* * * * *
Chapter 4 – Cruel Children
“Sit down, Logan. Please relax.”
Elaine begged her son to step away from the small viewing window. She recognized the anger swelling within Logan. Her boy’s posture tightened and scowled, as it always had since he was a child, as it always had moments before Logan retreated into his bedroom with bruised feelings and bleeding disappointment.
“Why are you behaving this way?” Elaine hummed. “You have no right to be upset.”
Logan scoffed. “Don’t I?”
“I don’t understand what you think we’ve done to deserve such resentment.”
Logan pained Elaine. Logan always dreamed too big. Logan’s head was always in the clouds. The boy couldn’t be bothered to think in practical terms. He couldn’t learn to accept whatever roles the community, or the world, proffered to him, and Logan never learned how to feel thankful for what he had.
Elaine’s children disappointed her. Her children should’ve been happy. Why were they so sullen, so petty, when their father needed their encouragement as he struggled to return home?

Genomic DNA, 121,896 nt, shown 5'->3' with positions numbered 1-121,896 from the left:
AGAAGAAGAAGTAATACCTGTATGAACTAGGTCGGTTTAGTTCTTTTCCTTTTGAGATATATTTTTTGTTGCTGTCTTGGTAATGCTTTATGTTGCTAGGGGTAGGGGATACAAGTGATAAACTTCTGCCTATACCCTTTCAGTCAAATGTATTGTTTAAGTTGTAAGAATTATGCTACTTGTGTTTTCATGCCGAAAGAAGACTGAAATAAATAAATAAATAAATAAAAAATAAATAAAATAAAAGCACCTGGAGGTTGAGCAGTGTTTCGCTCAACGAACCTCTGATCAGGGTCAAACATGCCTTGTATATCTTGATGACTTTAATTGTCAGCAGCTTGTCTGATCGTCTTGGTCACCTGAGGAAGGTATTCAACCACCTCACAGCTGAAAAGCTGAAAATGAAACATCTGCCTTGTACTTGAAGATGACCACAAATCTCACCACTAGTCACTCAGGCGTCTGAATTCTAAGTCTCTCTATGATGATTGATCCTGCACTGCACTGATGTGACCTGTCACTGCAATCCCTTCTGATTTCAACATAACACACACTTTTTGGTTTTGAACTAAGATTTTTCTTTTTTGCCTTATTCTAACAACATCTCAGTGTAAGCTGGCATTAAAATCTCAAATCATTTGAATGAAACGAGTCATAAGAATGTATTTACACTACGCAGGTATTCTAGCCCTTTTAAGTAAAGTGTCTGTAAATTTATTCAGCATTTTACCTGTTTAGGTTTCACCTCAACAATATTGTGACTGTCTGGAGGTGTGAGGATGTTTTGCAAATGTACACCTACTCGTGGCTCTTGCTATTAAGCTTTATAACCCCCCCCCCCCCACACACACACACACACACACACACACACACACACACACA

“Logan, your father and I worked very hard so that you and your sister could be happy.”
Logan’s shoulders tensed. He almost turned away from the window. “You worked half-time in the town library without benefits for minimum wage, so you could escape into your pulp romances while father screamed at high school athletes so that he would never have to grow up.”
The humming between Elaine’s words grew louder. “We gave you and your sister a home. We put food on the table. We sacrificed for both of you.”